Wild About Texas – January, 2010
Native plant garden at the Wildflower Center. Winecup, phlox (P. pilosa), twist-leaf yucca, and prairie beardstongue (Penstemon cobaea) mixed with mealy blue sage. Photo by Andrea DeLong-Amaya.
What Is a Native Plant?
Native plant garden at the Lady Bird Johnson Wildflower Center. From foreground to back shows: Indian paintbrush, twist-leaf yucca, mealy blue sage, and Lindheimer’s muhly. Photo by Andrea DeLong-Amaya.
Texas is large with many different vegetational zones.
Invasive Japanese (Hall’s) honeysuckle. Photo from Texasinvasives.org.
Adapted but not native pink skullcap (Scutellaria suffrutescens). Photo from Wildflower Center archives.
Periodically I get the question: “How long does a plant have to be here to be considered native? I have species roses from my grandfather, do they count?” The short answer is no, but read on for more explanation. Even though we use the phrase “native plant” all the time, the intent is often muddied. The shorthand we use here at the Wildflower Center is a plant that occurs naturally where it evolved without human introduction (without human introduction either intentionally, as a garden plant, for instance, or accidentally, as a seed stuck to a shoelace). I say “shorthand” because this isn’t a simple thing to define.
Your grandfather’s roses may be well adapted and thriving, but they were brought in by people — “assisted migration,” if-you-will — and their tenure here has been more in the tens of years rather than the hundreds or thousands it takes for significant evolution to occur. In the United States, we commonly accept native plants as those that were here prior to European colonization. But digging a bit deeper, there is a gray area when it comes to plants that may have been moved around by early Americans.* Osage orange, chile pequin, and Agave americana are some of the rare examples that fall into this category. Most of us tend to broadly embrace these as natives, even though they are likely here via the human hand. That categorization may seem somewhat arbitrary — perhaps it is, and some purists don’t agree.
Another critical element of the definition of native relates to geography. Native to where? How narrow are your parameters? Do you want plants that are native to Texas? North America? The planet Earth? The Pineywoods? Your local watershed? If you visit a garden center and ask what natives they vend, you may find something like Joe Pye weed, which is native to the U.S., but not necessarily appropriate for your garden in Kingsville. Even species from one part of the state are not necessarily fitting for another. You wouldn’t plant a Southern magnolia in Terlingua, would you? Assuming you want natives because they are better adapted than non-natives, because you are trying to preserve regional identity, and because you wish to attract native wildlife, generally speaking, the closer the range, the better.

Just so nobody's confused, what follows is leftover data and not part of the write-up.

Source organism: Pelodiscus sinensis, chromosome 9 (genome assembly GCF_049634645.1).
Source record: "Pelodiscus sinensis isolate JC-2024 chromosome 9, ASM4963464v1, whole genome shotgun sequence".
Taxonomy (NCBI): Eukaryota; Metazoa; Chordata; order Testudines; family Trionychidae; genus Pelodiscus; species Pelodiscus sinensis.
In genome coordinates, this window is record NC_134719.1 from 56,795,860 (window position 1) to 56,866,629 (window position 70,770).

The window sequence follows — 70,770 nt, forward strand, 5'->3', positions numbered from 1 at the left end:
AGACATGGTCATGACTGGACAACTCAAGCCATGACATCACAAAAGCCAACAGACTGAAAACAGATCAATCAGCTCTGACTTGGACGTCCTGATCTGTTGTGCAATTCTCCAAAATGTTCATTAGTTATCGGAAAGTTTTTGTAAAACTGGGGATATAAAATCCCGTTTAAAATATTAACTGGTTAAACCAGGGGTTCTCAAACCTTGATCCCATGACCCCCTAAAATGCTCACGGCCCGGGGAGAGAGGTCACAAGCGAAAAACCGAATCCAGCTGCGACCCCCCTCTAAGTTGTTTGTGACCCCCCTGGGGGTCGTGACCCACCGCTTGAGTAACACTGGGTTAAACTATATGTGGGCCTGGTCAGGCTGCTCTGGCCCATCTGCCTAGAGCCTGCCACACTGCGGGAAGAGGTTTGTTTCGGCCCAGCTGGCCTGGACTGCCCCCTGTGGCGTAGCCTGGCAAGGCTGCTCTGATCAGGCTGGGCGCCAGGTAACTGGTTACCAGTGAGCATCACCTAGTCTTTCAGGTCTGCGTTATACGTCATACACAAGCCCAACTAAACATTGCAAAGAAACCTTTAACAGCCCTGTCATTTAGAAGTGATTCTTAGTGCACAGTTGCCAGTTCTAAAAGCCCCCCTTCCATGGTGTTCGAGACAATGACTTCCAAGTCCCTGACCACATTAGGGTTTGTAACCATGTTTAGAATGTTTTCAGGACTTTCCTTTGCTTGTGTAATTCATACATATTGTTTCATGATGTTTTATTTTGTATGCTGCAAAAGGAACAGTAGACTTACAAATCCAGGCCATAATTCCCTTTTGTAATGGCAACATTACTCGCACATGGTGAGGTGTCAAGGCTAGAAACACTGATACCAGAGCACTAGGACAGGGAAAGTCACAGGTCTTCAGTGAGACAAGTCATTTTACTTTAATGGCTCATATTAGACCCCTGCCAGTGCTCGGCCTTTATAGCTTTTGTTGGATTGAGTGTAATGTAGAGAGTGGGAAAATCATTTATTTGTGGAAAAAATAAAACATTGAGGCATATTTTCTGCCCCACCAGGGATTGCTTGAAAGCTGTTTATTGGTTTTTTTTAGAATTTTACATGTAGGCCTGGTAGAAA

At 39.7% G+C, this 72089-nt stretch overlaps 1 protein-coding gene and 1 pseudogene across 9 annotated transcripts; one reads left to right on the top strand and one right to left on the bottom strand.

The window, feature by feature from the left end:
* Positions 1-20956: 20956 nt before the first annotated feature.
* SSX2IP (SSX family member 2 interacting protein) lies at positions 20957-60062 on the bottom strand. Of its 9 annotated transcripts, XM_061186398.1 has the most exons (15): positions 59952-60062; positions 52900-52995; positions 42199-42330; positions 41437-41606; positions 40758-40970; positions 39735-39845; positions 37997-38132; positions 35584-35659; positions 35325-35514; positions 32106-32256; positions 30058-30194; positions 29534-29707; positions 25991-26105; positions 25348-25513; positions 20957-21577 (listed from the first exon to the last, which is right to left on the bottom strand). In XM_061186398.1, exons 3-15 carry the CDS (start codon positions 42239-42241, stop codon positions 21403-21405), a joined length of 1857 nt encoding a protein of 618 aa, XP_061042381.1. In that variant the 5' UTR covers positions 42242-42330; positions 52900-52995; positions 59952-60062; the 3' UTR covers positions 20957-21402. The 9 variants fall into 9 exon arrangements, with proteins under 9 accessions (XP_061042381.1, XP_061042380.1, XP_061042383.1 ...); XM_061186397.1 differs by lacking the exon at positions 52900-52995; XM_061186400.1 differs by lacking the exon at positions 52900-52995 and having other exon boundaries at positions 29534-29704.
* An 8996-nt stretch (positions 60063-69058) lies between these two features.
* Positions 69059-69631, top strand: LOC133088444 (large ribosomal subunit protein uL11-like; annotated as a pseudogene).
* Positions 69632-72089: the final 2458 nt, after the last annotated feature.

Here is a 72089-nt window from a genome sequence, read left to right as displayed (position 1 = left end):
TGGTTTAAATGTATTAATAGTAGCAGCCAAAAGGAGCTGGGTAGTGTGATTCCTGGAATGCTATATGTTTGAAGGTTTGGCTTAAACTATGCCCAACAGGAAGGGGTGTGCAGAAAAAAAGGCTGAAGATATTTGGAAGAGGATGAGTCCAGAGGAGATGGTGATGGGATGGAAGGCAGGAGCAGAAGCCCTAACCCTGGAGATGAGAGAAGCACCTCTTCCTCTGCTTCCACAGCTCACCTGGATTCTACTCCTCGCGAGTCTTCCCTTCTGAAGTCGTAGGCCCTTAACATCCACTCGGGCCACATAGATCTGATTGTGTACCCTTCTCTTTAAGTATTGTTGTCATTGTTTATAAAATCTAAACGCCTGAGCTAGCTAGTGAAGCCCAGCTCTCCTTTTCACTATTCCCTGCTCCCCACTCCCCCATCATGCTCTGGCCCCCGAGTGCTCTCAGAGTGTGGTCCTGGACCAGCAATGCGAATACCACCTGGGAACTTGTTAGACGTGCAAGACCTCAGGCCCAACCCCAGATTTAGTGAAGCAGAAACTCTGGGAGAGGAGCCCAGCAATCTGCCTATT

The next issue to tackle is what a native plant isn’t. Early in my career I erroneously assumed that nandina and tallow trees were indigenous because they were growing wild. Only later did I come to understand that they are non-natives that have escaped cultivation and become noxious, displacing native vegetation and ultimately many of the native birds, insects, and other animals that rely on them. Such exotic fruit producers may feed mockingbirds or other species; however, there are many other worthy animals being deprived of the less common plants they depend on.
Pink skullcap, ‘Indigo Spires’ salvia, and ‘Pride of Barbados’ bird of paradise are examples of fine exotic plants that are adapted, well-behaved and commonly used in water-thrifty landscapes. These are often regarded as Texas natives, but alas, they are from other nations.
The more important question may not be whether or not a plant is native, but rather what are your goals? Is water conservation paramount? Did you lose plants during extreme conditions last summer or this past winter? Are you trying to avoid introducing invasive species into our environment? Is your aim to preserve our natural heritage? Will you provide food for wildlife beyond the urban “trash” species like grackles, house sparrows, and opossums? The answers to these questions will help you decide if you want to use natives exclusively, predominantly, or as supplements in your garden.
*Whereas prehistoric human contributions occurred infrequently over long periods of time, modern day introductions are happening at historically unprecedented rates, too fast for native ecosystems to adapt, leading to the extinction of native flora and creating unstable conditions.
For more information about Texas native plants, visit the Wildflower Center’s website at: www.wildflower.org.
About the author: Andrea DeLong-Amaya is the director of horticulture at the Lady Bird Johnson Wildflower Center in Austin.